The First Year Seminar, a student and faculty favorite of the College’s new Christ at the Core curriculum, helps familiarize students with the Christian liberal arts experience by providing the theological grounding needed to effectively engage some of life’s most enduring questions.
Organized around the foundational question “What is the good life?”—or, in other words, “What kind of life should God’s people aspire to?”—each seminar tackles a unique enduring question as articulated by the professor teaching it.
Students are aided in their exploration by reading texts of each instructor’s choosing as well as these four common texts:
- Shusaku Endo's Silence
- St. Augustine's Confessions
- The Cape Town Commitment: A Confession of Faith and a Call to Action
- N.T. Wright's Simply Christian
A Teacher’s Dream Come True
Professor of Psychology Cynthia Neal Kimball
Enduring question: “How are acts of justice, compassion, and humility an essential part of a Christian’s faith journey?”
After nearly three decades of teaching upperclassmen, Dr. Cynthia Kimball found the First Year Seminar’s curriculum so compelling that she happily volunteered to teach it to freshmen.
Early into their reading of Silence—a book about unspeakable, unresolvable suffering—one student casually commented, “I’m sure this all turns out fine.”
To the contrary, says Kimball, the protagonist moves from one agonizing scene to the next until his internal, triumphal representation of Jesus is slowly and excruciatingly replaced by the broken, crucified Christ.
Along the way, he wrestles with the ambiguities and complexities of calling, suffering, and failure, ultimately finding his way to transformative love. His trajectory is not unlike the one Kimball envisions for her students.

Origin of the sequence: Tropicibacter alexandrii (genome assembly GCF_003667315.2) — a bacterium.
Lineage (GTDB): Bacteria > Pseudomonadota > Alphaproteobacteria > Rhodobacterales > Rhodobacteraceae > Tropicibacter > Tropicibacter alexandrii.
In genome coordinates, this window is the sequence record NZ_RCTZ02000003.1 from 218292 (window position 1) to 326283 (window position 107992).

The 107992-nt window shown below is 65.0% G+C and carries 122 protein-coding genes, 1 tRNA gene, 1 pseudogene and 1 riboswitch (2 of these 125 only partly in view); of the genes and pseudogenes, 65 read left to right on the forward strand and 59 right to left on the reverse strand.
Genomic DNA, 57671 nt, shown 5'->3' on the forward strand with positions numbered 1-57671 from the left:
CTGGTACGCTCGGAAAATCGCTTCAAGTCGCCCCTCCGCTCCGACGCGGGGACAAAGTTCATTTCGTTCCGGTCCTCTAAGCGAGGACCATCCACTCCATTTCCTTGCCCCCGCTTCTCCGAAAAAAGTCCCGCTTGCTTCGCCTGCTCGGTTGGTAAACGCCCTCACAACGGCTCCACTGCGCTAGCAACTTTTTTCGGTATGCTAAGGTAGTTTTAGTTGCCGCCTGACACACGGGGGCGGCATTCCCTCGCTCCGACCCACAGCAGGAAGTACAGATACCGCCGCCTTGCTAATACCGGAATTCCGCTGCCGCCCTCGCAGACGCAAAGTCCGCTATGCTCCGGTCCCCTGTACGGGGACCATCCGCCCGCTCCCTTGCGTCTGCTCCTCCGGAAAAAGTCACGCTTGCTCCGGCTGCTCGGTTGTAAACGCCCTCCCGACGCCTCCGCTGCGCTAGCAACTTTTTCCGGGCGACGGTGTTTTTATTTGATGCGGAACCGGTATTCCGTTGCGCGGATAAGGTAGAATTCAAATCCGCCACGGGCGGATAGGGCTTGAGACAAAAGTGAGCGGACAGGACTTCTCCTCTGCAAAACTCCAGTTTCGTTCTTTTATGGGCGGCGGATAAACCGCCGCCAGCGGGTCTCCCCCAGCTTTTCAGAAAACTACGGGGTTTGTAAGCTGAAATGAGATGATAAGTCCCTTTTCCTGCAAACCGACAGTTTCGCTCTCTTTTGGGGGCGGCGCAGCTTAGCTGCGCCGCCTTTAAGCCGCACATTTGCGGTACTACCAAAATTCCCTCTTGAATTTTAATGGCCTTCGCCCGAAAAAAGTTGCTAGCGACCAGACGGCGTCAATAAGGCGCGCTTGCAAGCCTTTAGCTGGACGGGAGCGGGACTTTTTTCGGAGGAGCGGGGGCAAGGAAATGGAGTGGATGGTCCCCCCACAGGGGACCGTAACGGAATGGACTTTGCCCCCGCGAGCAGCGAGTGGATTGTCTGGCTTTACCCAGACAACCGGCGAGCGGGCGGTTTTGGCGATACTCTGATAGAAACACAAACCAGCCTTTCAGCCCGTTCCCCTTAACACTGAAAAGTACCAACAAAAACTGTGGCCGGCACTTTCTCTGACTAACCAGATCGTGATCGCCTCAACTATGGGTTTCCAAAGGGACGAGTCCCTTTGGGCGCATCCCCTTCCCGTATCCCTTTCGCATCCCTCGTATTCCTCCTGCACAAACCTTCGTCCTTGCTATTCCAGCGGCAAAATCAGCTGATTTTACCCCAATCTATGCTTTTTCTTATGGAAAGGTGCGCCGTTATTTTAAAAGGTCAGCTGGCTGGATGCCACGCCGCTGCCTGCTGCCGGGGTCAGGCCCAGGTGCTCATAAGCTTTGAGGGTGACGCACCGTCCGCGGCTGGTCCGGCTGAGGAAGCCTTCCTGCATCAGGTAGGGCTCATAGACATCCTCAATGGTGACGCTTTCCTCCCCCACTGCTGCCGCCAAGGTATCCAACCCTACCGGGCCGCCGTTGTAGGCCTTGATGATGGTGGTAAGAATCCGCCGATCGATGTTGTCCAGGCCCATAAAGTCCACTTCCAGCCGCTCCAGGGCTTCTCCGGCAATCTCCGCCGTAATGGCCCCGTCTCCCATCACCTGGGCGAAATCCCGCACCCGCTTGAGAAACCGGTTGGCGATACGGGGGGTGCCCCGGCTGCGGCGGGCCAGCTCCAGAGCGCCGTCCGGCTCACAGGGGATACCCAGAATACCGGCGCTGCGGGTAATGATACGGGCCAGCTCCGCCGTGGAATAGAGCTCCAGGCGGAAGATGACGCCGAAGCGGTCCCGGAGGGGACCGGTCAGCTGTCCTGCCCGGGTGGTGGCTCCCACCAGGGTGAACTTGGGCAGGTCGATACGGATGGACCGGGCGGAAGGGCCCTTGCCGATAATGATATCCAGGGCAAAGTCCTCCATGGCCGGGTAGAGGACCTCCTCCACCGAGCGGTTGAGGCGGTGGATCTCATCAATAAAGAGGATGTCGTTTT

Over the course of the semester, Kimball helps her students to embrace a more complex understanding of suffering and to recognize that failure can present opportunities to learn.
She teaches them to measure the value of their work by their faithfulness to God’s call—not by the standard of efficiency or the effectiveness of the outcome.
Finally, Kimball helps students see that Christian discipleship is synonymous with advocacy for the oppressed, a choice that often brands one as a troublemaker.
“The curriculum is masterful,” says Kimball. “It’s incredibly exciting to impact 18-year-olds in such a pivotal way at the very beginning of their college careers. It’s a teacher’s dream come true.”
“And Behold, It Was Very Good”
Professor of geology Jeffrey Greenberg
Enduring question: “What is our real place in, and relationship to, God’s creation?”
Now in his last year before retirement, Dr. Jeffrey Greenberg is teaching his fourth First Year Seminar, which is more than most other faculty have taught so far. His verdict?
“Praise God, Christ at the Core is really quite remarkable,” he says.
Given the small class size, instructors are able to interact with students more intimately and act as “counselors, advisors, and prayer partners”—roles far less feasible within a traditional lecture environment.
Similarly, the dialogical seminar format facilitates peer engagement, empowering students to explore the imprint of their familial and religious backgrounds and examine deeply held beliefs.
Greenberg challenges his students to consider what it means to be stewards of a created natural environment.
“God has called us to maintain what he called ‘very good’ at the beginning,” says Greenberg. “Unfortunately, living in a culture of affluence, novelty, entertainment, and consumerism, we have forgotten our role as agents of reconciliation.”
For Greenberg, the synergy of the class and the power of the curriculum are energizing. “I am enthralled by how well the material allows me to reach into the hearts and minds of students in fresh and wonderful ways,” he says.
TO LEARN MORE ABOUT CHRIST AT THE CORE, PLEASE VISIT WHEATON.EDU/CATC